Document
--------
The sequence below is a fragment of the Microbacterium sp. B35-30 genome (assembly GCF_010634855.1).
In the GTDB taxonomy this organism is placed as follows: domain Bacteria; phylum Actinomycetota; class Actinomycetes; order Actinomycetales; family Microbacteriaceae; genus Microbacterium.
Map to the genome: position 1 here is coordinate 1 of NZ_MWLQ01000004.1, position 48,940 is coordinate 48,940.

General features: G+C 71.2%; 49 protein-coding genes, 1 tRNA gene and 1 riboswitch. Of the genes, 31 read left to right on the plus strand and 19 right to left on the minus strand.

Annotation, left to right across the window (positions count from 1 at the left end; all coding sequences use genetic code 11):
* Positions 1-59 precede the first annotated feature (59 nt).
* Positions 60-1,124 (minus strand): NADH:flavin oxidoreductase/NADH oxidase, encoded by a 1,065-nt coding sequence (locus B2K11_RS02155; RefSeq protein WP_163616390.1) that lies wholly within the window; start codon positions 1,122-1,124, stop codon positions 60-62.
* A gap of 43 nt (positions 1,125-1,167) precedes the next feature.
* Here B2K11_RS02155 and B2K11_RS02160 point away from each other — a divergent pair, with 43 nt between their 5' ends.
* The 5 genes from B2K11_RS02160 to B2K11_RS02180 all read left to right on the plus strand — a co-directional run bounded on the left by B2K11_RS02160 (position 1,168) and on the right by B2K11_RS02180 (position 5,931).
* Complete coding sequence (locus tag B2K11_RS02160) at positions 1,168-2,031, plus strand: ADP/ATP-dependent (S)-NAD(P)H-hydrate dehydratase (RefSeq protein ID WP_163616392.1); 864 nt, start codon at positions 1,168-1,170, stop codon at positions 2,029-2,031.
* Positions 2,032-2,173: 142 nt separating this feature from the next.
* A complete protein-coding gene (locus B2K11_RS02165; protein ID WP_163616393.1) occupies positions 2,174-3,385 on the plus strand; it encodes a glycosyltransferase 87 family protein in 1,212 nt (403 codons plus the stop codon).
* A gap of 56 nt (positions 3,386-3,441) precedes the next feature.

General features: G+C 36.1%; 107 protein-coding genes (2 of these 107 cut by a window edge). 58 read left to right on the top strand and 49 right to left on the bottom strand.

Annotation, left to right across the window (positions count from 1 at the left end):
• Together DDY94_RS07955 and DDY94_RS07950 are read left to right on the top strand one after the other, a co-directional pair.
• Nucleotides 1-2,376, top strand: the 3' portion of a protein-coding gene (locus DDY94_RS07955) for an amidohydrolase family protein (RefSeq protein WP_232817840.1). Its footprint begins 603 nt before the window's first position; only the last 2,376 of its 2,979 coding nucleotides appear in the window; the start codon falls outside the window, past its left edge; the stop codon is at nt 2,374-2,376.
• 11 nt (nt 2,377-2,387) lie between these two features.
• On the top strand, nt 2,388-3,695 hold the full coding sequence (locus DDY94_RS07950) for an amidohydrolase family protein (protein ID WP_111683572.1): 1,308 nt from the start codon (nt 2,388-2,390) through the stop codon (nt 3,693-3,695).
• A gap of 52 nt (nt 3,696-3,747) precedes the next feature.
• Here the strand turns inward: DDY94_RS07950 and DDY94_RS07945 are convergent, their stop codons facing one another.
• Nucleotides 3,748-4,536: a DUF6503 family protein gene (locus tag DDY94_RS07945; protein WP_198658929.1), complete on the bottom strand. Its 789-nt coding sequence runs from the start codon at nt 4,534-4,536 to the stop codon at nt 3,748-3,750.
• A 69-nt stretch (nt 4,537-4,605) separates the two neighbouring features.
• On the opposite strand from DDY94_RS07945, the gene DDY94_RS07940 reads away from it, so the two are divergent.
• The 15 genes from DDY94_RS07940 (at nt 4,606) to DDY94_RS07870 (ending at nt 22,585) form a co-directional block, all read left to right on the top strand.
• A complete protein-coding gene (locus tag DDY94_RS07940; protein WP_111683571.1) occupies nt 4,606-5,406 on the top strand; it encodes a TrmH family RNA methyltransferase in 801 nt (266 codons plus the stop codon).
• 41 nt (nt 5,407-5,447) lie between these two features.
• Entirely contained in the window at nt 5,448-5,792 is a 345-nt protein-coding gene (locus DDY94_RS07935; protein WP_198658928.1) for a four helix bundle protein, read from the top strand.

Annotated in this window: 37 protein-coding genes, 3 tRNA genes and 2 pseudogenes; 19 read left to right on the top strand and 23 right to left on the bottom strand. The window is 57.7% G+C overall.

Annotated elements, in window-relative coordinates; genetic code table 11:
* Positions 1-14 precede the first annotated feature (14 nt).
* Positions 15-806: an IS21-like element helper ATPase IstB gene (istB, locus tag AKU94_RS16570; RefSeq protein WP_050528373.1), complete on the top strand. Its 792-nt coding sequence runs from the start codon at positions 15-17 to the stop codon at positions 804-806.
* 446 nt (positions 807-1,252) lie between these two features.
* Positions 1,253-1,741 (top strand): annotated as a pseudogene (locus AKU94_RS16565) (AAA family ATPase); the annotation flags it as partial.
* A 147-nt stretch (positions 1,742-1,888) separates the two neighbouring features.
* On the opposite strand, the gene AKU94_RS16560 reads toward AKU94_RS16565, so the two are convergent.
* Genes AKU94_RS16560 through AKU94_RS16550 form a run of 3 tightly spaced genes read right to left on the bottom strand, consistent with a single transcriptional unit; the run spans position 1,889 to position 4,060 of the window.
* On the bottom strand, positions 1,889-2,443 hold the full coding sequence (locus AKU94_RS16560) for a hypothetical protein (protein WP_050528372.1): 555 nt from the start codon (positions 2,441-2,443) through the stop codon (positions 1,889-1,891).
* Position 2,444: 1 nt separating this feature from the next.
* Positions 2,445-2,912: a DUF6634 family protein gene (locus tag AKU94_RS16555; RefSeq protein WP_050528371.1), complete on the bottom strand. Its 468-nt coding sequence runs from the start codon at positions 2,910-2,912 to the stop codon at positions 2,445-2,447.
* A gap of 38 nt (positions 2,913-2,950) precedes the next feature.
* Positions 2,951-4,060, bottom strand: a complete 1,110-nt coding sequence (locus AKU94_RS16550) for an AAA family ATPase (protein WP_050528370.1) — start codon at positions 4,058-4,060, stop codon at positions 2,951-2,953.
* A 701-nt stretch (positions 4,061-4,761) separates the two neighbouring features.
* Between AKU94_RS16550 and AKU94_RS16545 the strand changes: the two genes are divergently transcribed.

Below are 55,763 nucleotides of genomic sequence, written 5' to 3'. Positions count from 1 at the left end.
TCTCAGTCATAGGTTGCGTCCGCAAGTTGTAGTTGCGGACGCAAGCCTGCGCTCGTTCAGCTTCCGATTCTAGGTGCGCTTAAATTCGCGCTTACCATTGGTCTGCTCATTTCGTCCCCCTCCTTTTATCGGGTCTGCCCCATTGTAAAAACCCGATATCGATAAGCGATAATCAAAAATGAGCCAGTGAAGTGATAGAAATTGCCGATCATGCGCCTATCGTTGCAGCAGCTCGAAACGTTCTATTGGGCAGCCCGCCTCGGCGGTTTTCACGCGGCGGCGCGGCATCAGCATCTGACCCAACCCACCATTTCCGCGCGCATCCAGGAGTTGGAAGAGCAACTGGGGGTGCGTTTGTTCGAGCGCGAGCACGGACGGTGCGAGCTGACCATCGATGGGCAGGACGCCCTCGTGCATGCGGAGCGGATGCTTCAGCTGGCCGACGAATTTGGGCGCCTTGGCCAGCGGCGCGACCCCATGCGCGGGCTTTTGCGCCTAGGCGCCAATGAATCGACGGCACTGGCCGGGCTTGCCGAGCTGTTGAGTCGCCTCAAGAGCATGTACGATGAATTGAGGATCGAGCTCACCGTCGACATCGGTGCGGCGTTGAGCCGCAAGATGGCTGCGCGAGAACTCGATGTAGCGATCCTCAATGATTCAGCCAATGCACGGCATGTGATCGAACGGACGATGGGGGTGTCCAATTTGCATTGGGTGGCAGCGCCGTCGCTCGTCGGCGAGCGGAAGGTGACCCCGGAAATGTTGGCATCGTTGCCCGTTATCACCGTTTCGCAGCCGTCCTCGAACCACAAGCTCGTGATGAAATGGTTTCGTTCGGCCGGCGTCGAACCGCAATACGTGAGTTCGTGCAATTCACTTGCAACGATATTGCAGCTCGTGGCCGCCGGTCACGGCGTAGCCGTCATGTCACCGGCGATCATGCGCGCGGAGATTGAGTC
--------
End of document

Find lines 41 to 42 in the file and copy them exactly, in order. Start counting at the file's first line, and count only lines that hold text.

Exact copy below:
* Positions 2,445-2,912: a DUF6634 family protein gene (locus tag AKU94_RS16555; RefSeq protein WP_050528371.1), complete on the bottom strand. Its 468-nt coding sequence runs from the start codon at positions 2,910-2,912 to the stop codon at positions 2,445-2,447.
* A gap of 38 nt (positions 2,913-2,950) precedes the next feature.